A most auspicious narrative debut for writer-director-star Davidson Cole, “Design” invests a potentially sordid tale of intersecting Chicago lives with character-based ambiguity and arresting cinematic style. Roughly comparable to the David Lynch of “Blue Velvet,” albeit with a more downtrodden working-class focus and less surreal-baroque palette, drama can stand on its own as an original black comedy with poignant, even tragic elements. Further fest exposure is assured, and prospects for arthouse distrib are strong.
Photog Nicholas’ (Edward Cunningham) soon-to-be ex-g.f. (Kipleigh Brown) confronts him with photos she’s found in his apartment — snaps catching hundreds of people, mostly women and sometimes nude, unaware. Grilled, he can’t even identify most. It’s enough for the g.f., who leaves.
Nicholas is indeed a chillingly odd bird, more at ease spying on strangers than engaging in real interactions. His creepiness comes through again at a wedding photo shoot, where he molests the drunk, passed-out bride in a dark room mid-reception. Discovered, he’s chased off by the enraged groom and latter’s thuggish pals, who continue to dog him throughout “Design.”
But Nicholas is just the first among several initially unrelated, slowly intertwined figures who share pic’s narrative emphasis. Nominal hero is Seamus (Cole), a 30ish man who’s affable enough yet seems a magnet for bad luck. His joyless night-shift job at a warehouse invites constant harassment from a cruel supervisor. His live-in g.f. Kate (Mary Kay Cook) is a babe, yet her thirst for perverse sex games often leaves Seamus feeling overmatched.
Third major strand is ex-schoolteacher Peter (Daniel J. Travanti) and 18-year-old daughter Sonya (Jennifer Morrison). Peter has been hopelessly, alcoholically despondent since his wife of 26 years ran off with a community college art instructor, and spends days at a humiliating door-to-door sales job, and nights drinking to the point of blackout. Sonya sticks around as caregiver, putting her own young-adult life on hold.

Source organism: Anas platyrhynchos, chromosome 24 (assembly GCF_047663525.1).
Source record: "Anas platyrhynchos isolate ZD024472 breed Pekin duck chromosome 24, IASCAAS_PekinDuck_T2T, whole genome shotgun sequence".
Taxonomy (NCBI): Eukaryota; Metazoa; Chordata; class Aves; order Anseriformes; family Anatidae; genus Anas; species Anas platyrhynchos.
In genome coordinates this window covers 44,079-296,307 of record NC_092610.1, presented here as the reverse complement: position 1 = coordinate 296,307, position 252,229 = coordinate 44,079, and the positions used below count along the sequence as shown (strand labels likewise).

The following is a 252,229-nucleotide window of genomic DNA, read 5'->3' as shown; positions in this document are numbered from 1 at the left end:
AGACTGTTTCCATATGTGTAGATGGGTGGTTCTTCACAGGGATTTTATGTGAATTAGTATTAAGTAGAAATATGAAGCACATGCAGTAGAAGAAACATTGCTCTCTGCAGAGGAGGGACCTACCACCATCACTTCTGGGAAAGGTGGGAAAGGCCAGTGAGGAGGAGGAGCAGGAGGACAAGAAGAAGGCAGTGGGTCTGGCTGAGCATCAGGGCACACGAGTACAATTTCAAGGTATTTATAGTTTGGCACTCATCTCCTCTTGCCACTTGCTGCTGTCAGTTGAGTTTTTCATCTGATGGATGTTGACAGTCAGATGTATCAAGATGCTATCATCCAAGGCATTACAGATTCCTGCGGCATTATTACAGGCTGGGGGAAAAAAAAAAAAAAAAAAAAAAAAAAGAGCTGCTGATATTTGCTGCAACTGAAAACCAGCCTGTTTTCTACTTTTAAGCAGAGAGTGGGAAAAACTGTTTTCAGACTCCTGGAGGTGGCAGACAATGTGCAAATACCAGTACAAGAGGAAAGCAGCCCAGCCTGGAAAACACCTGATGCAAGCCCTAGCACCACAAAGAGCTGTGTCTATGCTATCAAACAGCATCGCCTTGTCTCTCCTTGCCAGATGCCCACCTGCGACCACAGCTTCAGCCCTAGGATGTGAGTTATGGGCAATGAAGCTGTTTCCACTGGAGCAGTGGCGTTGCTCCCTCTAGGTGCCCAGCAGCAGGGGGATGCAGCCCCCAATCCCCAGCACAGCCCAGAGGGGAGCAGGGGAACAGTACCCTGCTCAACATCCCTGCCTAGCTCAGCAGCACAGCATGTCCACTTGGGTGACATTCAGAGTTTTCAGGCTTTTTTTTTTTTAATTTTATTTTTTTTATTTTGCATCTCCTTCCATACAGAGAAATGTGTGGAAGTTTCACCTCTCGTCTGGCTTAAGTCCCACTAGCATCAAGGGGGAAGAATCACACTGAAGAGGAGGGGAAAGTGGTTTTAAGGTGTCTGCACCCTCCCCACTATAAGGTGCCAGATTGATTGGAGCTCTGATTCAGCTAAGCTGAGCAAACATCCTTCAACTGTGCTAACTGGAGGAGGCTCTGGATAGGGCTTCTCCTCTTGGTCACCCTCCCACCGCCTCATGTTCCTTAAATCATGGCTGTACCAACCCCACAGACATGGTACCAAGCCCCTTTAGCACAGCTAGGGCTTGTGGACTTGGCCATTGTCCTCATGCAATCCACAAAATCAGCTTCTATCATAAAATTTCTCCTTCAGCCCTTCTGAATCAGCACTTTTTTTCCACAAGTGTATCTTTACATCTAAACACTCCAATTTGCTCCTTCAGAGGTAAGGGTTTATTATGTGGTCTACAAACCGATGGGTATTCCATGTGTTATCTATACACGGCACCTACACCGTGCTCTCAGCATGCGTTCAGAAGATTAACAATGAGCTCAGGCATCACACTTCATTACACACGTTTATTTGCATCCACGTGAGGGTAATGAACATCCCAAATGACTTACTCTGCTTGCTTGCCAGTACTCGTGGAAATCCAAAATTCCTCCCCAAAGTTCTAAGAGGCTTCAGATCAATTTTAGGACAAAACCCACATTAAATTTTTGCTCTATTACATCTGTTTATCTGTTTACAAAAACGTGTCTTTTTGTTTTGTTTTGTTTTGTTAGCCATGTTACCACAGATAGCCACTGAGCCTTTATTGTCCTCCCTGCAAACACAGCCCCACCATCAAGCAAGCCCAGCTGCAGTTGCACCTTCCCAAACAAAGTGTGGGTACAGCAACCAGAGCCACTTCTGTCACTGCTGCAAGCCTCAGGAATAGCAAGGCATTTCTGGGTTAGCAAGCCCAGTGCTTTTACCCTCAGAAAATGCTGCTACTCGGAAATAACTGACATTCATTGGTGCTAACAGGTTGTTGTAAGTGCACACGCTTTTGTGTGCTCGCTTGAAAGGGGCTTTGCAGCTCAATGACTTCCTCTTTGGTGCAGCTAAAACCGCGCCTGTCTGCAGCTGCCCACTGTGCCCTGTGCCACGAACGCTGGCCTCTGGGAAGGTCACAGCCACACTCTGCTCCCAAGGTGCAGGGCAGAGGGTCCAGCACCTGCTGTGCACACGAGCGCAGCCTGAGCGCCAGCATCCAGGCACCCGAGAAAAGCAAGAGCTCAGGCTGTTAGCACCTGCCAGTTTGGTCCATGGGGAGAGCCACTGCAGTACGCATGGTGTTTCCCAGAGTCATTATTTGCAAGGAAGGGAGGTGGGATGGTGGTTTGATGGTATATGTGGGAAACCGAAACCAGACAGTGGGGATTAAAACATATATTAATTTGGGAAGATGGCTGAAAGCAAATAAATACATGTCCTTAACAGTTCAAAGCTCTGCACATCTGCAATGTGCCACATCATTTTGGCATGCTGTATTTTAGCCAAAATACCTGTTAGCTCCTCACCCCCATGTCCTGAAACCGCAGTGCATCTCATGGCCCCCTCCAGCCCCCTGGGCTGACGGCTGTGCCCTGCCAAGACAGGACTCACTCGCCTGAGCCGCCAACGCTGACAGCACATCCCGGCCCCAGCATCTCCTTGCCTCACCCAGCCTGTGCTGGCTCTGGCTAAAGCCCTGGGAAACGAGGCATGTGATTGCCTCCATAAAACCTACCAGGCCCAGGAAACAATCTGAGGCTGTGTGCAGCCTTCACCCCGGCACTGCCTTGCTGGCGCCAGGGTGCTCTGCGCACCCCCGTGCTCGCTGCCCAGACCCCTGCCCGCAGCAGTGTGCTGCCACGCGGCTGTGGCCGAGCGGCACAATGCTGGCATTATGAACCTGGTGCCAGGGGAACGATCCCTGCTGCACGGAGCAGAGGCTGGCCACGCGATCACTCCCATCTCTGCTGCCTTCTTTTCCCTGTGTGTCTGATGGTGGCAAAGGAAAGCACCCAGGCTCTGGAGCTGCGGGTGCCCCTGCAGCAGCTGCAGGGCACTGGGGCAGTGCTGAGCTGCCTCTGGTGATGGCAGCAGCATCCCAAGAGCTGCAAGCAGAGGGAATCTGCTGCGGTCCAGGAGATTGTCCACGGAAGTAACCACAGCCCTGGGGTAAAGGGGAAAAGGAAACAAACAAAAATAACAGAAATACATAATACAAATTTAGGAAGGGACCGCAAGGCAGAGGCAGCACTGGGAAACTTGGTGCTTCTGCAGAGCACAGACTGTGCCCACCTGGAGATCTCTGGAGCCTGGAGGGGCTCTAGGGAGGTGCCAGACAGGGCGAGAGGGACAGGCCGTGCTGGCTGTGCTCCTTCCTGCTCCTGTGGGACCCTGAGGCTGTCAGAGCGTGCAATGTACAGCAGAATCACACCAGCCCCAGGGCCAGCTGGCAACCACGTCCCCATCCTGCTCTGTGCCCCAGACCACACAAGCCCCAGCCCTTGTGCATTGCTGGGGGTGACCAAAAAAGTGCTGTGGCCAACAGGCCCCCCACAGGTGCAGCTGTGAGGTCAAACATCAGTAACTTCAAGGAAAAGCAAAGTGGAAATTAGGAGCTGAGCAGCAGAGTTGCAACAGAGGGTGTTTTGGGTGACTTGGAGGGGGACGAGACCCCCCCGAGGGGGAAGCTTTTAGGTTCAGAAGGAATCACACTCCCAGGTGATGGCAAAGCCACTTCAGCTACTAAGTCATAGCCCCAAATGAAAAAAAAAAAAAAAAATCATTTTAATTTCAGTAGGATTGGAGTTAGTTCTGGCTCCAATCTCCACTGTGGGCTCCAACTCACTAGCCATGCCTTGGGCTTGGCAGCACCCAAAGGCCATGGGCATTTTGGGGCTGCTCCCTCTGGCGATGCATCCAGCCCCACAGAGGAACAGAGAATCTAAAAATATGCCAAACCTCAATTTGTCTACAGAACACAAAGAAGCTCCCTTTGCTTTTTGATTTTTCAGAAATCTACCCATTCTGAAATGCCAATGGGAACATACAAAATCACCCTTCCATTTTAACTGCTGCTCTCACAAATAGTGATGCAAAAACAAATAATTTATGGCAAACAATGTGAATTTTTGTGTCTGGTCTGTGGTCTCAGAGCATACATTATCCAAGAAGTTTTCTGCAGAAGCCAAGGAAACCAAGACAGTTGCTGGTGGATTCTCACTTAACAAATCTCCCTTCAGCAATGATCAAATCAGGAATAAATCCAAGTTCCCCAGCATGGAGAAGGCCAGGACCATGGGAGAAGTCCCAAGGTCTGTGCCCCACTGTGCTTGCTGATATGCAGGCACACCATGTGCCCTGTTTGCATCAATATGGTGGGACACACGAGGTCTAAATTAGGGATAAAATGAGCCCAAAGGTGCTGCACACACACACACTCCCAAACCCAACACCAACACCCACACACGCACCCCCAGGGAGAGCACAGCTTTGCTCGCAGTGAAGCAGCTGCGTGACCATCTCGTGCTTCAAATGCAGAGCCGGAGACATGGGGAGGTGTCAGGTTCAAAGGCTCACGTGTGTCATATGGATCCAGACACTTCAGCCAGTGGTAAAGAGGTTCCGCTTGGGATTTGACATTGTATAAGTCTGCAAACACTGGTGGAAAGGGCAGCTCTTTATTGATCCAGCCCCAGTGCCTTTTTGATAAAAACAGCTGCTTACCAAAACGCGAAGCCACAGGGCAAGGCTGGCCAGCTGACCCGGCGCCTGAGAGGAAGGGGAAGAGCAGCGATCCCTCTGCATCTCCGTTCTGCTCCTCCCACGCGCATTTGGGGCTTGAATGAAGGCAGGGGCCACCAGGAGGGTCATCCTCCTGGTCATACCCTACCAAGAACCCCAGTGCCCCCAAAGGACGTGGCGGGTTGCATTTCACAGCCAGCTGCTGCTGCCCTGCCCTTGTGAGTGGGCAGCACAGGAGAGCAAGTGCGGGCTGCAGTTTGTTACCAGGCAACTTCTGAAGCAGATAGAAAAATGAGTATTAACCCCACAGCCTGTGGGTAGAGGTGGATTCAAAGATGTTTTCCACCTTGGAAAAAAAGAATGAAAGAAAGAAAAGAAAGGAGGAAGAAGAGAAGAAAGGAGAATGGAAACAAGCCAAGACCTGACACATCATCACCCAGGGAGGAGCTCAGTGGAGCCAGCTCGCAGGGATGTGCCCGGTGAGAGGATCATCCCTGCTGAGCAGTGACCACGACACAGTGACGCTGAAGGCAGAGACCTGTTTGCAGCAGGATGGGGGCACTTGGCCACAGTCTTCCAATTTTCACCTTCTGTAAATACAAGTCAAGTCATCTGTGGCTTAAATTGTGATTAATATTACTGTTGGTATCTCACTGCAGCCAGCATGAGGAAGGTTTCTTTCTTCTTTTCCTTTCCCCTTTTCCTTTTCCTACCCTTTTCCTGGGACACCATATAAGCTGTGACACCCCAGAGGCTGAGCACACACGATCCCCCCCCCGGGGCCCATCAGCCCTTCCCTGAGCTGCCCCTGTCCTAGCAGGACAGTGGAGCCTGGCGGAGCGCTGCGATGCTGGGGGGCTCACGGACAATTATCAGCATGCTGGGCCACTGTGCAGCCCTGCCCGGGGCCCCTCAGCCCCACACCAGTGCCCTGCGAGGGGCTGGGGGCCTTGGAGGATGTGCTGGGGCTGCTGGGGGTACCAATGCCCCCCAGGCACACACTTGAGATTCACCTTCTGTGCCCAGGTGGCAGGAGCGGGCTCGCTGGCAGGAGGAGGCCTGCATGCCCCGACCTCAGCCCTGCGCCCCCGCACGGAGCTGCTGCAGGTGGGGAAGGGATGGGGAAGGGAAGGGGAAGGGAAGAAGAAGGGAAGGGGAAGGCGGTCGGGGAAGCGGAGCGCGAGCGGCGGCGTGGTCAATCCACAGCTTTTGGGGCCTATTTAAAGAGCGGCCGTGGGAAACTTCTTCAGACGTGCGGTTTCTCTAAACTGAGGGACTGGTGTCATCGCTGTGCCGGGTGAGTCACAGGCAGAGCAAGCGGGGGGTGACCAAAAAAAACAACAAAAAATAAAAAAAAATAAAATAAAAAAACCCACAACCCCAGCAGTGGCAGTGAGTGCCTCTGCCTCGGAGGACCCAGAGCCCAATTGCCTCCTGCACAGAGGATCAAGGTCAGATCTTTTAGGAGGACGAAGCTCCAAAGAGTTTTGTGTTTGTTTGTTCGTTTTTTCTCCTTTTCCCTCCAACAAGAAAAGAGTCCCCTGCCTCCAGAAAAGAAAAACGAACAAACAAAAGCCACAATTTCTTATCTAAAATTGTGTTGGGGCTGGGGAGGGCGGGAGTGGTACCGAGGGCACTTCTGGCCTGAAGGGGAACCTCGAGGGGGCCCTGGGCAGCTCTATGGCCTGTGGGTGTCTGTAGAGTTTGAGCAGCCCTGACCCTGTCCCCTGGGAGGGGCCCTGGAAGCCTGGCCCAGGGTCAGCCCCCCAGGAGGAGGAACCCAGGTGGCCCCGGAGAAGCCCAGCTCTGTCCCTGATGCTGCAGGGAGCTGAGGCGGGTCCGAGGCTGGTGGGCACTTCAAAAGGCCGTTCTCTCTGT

These characters paths cross in unpredictable ways. Fascinated by strangers’ emotions — especially their deepest pain — Nicholas befriends first Peter, then Seamus in a dank local bar. Latter’s carnal game playing with Kate goes disastrously awry just when he’s already hit a jobless low. Peter’s enmity toward his marital usurper boils over at a dangerously booze-addled moment.
Pic’s pervasive air of imminent violence finally erupts in domino-like fashion during final reel. But even here, Cole’s fascinatingly complex screenplay and bold direction transcend noirish-thriller conventions. Title, drawn from a Robert Frost poem, alludes to the notion of a grand “design” that manipulates individuals’ fates — often to dark or destructive ends — beyond their control. And “Design” really does create a unique, self-contained universe where banal circumstances come to seem pre-ordained, all strings pulled by a grimly amused, merciless force.
Cole’s slowly paced scenes and terse dialogue have an intimacy that’s eerie rather than mannered, and his actors deliver the goods. Best known thesp here, Travanti, is terrific as Peter in a crumbling-Everyman part worthy of Arthur Miller. Cunningham walks a knife’s-edge between misfit sympathy and menace as Nicholas. Cole himself — belying any fear of multi-hyphenate self-indulgence — is understatedly fine as Seamus, whose story arc is most extreme and bewildering.
There’s a striking spareness to the overall package, allowing even split-screen effects, a dryly satirical frame-within-frame “wedding video” (preceding Nicholas’ reception fiasco), and other design tropes to work unerringly well.
Shooting in Super-16mm reversal stock transferred to high-def vid (a 35mm transfer is forthcoming), lenser Pete Biagi favors discomfiting tight close-ups and detached, voyeuristic long shots that abet the hyper-real atmosphere. Editor Neal Gold’s deliberate (but never ponderous) pace renders the final explosion of fragmentary, perhaps part-delusional images all the more startling.
Seldom-recognizable Chicago locations have an anonymous, forlorn quality; Leif Olsen’s score is most notable for its long absences, as pregnant silence and ambient sound are used to unsettling effect.